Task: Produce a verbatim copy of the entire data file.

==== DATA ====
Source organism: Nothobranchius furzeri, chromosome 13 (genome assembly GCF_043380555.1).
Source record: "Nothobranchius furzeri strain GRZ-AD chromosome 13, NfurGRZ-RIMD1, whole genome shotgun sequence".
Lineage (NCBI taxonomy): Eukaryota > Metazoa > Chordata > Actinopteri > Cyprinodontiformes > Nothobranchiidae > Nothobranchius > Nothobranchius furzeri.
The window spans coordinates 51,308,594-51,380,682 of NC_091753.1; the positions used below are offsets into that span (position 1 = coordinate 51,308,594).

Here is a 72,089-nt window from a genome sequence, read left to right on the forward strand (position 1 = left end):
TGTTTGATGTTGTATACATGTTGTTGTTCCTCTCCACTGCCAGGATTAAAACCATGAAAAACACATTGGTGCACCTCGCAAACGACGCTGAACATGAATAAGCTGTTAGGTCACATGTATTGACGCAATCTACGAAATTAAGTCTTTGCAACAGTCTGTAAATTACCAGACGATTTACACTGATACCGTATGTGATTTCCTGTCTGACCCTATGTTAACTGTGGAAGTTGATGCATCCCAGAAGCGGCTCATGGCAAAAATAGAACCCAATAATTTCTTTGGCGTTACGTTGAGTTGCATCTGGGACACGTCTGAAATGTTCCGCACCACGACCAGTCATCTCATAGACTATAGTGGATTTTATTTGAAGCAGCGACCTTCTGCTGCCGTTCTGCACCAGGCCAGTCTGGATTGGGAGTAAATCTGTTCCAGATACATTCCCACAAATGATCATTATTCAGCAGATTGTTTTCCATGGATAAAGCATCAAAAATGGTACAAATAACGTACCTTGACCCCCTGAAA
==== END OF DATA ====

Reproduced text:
Source organism: Nothobranchius furzeri, chromosome 13 (genome assembly GCF_043380555.1).
Source record: "Nothobranchius furzeri strain GRZ-AD chromosome 13, NfurGRZ-RIMD1, whole genome shotgun sequence".
Lineage (NCBI taxonomy): Eukaryota > Metazoa > Chordata > Actinopteri > Cyprinodontiformes > Nothobranchiidae > Nothobranchius > Nothobranchius furzeri.
The window spans coordinates 51,308,594-51,380,682 of NC_091753.1; the positions used below are offsets into that span (position 1 = coordinate 51,308,594).

Here is a 72,089-nt window from a genome sequence, read left to right on the forward strand (position 1 = left end):
TGTTTGATGTTGTATACATGTTGTTGTTCCTCTCCACTGCCAGGATTAAAACCATGAAAAACACATTGGTGCACCTCGCAAACGACGCTGAACATGAATAAGCTGTTAGGTCACATGTATTGACGCAATCTACGAAATTAAGTCTTTGCAACAGTCTGTAAATTACCAGACGATTTACACTGATACCGTATGTGATTTCCTGTCTGACCCTATGTTAACTGTGGAAGTTGATGCATCCCAGAAGCGGCTCATGGCAAAAATAGAACCCAATAATTTCTTTGGCGTTACGTTGAGTTGCATCTGGGACACGTCTGAAATGTTCCGCACCACGACCAGTCATCTCATAGACTATAGTGGATTTTATTTGAAGCAGCGACCTTCTGCTGCCGTTCTGCACCAGGCCAGTCTGGATTGGGAGTAAATCTGTTCCAGATACATTCCCACAAATGATCATTATTCAGCAGATTGTTTTCCATGGATAAAGCATCAAAAATGGTACAAATAACGTACCTTGACCCCCTGAAA